I recently gave a talk on the strange biblical ritual which is initiated when someone finds an unidentified corpse close to where he lives. The discovery of the body generates the convening of a meeting of the priests and elders of the nearest city who take a heifer, decapitate it, and ask for atonement even though they did not kill the man.

What’s going on here? One sage argues that this atonement ceremony takes place in the nearby city because of the suspicion that the community was negligent in welcoming strangers and escorting them as they left the city, and thus the stranger was exposed to potential harm, and in this case death.

My former teacher, Rabbi Aharon Lichtenstein, notes that this ritual is adjacent to a section of the Bible dealing with warfare. The Jews are commanded to extend the olive branch of peace; and if it is not accepted, then to do battle relentlessly against the enemy. Rabbi Lichtenstein suggests that the ceremony of atonement is placed after the command to wage war precisely to underscore the value of even one human life. During wartime, life may seem cheap and it is easy to give way to one’s lustful urges. War can change mild-mannered people into warriors, who may under the influence of battle become insensitive to the loss of life and the feelings of others. Therefore, the Torah reminds us to be human in an environment where life may be brutal and short.

This is the central dilemma of A Few Good Men. The story hinges on the motives of two Marines who assaulted another Marine. Did they attack him because someone higher up in the chain of command ordered them to do so? If they were following orders, then who gave the order? Most important, was the order one that a Marine was expected to follow even when it went against his moral sensibilities? Indeed, these are heavy questions; and the answer in part lies with what kind of conduct is expected of a Marine. He is a soldier fighting to protect his country, a noble cause. But in the process, he may lose his moral rudder and begin to devalue the life of others. There are no easy answers; and the film, in general, presents a balanced view of a very complex topic.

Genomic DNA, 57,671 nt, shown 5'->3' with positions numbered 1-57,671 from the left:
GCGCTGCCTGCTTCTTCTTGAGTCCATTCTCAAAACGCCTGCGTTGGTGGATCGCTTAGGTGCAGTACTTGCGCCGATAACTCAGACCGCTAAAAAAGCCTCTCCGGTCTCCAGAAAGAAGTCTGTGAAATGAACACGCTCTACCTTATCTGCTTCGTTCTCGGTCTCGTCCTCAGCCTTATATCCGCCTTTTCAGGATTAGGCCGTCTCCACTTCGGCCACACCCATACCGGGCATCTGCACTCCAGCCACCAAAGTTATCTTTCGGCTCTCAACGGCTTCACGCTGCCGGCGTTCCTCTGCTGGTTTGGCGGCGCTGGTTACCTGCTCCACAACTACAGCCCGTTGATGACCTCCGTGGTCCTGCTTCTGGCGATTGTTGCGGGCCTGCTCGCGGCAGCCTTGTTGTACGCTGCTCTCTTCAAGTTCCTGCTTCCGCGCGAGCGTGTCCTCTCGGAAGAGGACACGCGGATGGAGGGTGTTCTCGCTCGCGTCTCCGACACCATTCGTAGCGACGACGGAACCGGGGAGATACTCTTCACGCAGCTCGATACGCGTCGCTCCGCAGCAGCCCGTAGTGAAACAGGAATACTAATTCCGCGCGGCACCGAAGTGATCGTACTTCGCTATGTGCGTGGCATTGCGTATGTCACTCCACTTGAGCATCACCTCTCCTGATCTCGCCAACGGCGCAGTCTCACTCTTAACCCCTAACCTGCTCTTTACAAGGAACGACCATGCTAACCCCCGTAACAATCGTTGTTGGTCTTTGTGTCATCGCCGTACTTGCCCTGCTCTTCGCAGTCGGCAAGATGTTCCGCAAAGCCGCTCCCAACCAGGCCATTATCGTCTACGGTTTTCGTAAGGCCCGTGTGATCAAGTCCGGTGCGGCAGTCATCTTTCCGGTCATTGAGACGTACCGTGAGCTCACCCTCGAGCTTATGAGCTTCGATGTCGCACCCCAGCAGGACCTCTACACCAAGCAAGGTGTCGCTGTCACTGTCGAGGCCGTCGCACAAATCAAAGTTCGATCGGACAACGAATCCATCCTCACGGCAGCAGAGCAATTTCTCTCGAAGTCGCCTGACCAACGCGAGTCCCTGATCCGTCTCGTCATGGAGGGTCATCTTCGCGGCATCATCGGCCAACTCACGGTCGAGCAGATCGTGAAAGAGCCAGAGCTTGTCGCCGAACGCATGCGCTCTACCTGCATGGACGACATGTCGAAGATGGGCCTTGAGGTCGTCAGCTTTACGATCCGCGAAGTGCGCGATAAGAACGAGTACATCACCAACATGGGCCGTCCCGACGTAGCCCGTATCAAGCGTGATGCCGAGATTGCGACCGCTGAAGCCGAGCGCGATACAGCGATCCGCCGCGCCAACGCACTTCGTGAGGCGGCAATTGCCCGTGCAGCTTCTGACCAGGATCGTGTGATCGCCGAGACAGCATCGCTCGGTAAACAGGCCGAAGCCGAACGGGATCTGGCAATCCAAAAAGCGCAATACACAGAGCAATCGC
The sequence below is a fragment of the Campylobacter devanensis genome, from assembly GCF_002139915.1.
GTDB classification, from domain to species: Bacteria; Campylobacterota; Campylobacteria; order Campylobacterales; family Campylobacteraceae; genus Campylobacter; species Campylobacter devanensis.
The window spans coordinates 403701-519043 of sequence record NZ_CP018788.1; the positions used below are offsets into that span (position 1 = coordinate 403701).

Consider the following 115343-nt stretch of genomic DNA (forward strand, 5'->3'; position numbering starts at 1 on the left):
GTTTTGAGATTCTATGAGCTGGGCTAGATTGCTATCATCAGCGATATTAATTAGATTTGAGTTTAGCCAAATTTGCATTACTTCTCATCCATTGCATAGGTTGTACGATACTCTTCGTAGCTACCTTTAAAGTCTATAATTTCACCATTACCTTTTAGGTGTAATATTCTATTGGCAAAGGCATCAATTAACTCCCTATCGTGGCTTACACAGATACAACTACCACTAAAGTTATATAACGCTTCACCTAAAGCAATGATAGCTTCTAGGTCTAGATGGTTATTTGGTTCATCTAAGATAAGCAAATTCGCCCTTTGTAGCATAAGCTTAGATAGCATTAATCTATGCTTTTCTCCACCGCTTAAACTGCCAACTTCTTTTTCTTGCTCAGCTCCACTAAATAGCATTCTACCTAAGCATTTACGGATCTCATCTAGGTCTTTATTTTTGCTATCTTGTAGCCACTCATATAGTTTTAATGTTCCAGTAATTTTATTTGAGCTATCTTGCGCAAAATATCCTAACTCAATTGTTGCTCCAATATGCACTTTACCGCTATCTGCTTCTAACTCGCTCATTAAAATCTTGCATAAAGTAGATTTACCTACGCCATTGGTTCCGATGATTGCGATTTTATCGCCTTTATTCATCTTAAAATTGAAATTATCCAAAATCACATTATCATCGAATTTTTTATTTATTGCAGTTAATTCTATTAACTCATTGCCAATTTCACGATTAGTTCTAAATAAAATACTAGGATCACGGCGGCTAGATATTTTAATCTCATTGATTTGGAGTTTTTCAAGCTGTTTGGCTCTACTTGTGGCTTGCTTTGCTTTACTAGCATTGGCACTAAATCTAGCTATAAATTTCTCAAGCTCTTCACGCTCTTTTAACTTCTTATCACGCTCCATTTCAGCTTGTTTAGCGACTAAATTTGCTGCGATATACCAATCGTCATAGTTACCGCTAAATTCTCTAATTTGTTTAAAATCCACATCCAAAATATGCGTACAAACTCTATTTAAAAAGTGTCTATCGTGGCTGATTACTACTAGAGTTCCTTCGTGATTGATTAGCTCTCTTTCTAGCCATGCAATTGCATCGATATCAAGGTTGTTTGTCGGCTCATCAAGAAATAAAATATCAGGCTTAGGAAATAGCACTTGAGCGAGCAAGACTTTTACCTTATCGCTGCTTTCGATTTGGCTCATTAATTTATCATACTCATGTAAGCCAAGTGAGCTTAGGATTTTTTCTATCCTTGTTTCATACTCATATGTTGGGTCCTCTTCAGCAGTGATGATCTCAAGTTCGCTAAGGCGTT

The one scene in the film that is memorable – ask anyone who has seen it – is the confrontation between Tom Cruise, the defense attorney for the accused soldiers, and Jack Nicholson, the general who gave the questionable command. General Jessup describes the sacred duty of a Marine to defend his country which depends upon following orders, orders which at times place the Marine on a slippery moral slope but which must be carried out nonetheless. This is Jessup’s truth, which guides him as a military man devoted to defending the country. When skillfully provoked by the defense attorney, however, he loses his composure and shouts to the courtroom: “You can’t handle the truth.” Handling the truth means accepting complexity, realizing that in the pursuit of a noble cause, there may be collateral damage which may be unwelcome but necessary. Tom Cruise may have won the case, but Jack Nicholson’s assessment of his military reality is not to be dismissed.

Watching A Few Good Men reminded me of the difficulty all of us have in hearing the truth. This came home to me as I watched A Few Good Men, a film that reminds us that to hear the truth, we must be willing to accept discomposure, complexity, and the reality that truth can be painful even as it enables us to grow.